Singapore – In the world of television and video, the days of the “off” switch are largely gone. With the rise of smart device ownership, combined with improved and affordable mobile connectivity, consumers are hungrier for online videos and they are spending more time watching them. In a 2014 Nielsen online survey of global digital attitudes[1], over 76% polled said they enjoy the freedom of being connected anytime, anywhere. However, there is currently limited access to quality entertainment that can be streamed directly to the screen of one’s choice. It is either illegal, costly or of inferior quality.

[1] The Cross Platform Report Q2 2014

Nevertheless, over-the-top (OTT) is shaping up to be a game changer in the TV industry, and the OTT market is now on the fast track for expansion. The global video-on-demand market will be worth US$45.3 billion by 2018[2]. OTT service providers are starting to cash in on the brimming potential of the market through offering a wide array of video entertainment content at an affordable price to consumers.


Game-changing video-on-demand service

Enter HOOQ, Asia’s first premium video-on-demand service. Launched two months ago in the Philippines, it has just entered the Thailand market. A start-up joint venture between SingTel, Sony Pictures Television and Warner Bros. Entertainment, HOOQ’s service allows customers to enjoy unlimited online streaming access to over 10,000 movies and television programs, via multiple devices including PCs, smartphones and tablets.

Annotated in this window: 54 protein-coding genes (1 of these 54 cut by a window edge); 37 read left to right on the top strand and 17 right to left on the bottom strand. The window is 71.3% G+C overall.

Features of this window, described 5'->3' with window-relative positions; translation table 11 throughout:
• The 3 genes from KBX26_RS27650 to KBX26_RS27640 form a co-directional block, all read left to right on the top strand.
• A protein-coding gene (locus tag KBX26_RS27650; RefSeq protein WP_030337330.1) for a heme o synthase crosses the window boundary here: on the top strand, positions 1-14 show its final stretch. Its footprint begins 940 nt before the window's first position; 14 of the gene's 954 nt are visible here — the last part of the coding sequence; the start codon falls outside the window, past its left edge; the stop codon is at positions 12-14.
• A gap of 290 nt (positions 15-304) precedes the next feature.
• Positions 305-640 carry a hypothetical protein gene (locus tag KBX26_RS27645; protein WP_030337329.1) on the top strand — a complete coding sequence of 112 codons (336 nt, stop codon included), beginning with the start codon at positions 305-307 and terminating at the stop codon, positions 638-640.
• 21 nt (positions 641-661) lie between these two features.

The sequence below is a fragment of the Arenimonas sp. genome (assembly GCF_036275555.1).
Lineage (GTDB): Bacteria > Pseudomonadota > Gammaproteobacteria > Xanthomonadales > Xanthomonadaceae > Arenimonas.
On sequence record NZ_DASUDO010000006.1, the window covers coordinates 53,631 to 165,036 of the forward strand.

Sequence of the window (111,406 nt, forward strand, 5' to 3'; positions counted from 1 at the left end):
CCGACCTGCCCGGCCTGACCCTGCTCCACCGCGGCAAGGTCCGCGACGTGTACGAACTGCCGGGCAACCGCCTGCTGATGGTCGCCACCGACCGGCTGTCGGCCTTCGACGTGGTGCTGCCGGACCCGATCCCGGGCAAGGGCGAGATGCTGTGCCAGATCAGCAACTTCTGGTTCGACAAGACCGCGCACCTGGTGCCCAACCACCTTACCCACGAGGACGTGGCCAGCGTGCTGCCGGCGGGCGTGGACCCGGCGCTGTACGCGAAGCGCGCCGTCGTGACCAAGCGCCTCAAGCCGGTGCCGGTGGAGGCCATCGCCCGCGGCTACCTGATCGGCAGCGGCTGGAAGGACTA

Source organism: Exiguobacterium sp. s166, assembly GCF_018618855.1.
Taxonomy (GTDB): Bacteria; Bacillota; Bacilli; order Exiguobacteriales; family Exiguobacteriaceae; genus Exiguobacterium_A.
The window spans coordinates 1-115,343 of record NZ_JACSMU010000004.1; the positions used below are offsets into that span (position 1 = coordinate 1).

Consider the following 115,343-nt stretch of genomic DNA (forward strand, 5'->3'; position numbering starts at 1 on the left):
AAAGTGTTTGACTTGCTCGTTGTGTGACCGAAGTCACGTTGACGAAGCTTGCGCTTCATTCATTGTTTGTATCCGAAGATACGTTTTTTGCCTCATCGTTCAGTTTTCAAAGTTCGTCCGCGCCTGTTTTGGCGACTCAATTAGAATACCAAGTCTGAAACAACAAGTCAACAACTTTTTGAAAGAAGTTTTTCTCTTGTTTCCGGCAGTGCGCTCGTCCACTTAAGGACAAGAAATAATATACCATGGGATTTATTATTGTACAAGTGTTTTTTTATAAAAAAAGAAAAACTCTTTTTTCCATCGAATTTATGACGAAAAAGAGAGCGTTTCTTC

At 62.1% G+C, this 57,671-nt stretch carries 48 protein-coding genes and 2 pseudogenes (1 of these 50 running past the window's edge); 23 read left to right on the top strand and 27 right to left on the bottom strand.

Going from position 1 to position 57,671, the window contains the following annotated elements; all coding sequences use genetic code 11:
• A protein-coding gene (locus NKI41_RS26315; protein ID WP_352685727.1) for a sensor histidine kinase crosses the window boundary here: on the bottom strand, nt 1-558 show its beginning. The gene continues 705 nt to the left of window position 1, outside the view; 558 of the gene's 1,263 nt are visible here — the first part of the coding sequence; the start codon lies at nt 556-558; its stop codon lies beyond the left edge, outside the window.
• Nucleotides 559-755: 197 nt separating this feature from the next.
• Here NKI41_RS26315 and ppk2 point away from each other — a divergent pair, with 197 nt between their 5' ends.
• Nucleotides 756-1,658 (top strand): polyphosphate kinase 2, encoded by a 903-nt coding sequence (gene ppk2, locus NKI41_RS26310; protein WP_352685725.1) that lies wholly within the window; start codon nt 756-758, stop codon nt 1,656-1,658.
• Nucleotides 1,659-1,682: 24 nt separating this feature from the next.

“HOOQ’s raison d’etre is to change the way people across Asia view entertainment,” said Peter Bithos, CEO, HOOQ. “We are focused on enhancing consumers’ digital lives as their partner for in-home and on-the-go entertainment.”


Bringing Endless Hours of Entertainment to Asian Consumers

The outlook might be optimistic but the journey is not easy. The rampant digital piracy in Asia, especially in developing markets, is a key challenge in the OTT set-up. Consumers would rather download and stream content for free rather than pay for video services. In addition, the myriad of local languages makes it difficult to provide content that suits everyone.

The gap in infrastructure development across markets in Asia is also an issue. In India and the Philippines, broadband speeds are currently less than half the global average and the average webpage in Thailand takes about 17.4 seconds to load, which makes seamless streaming tricky.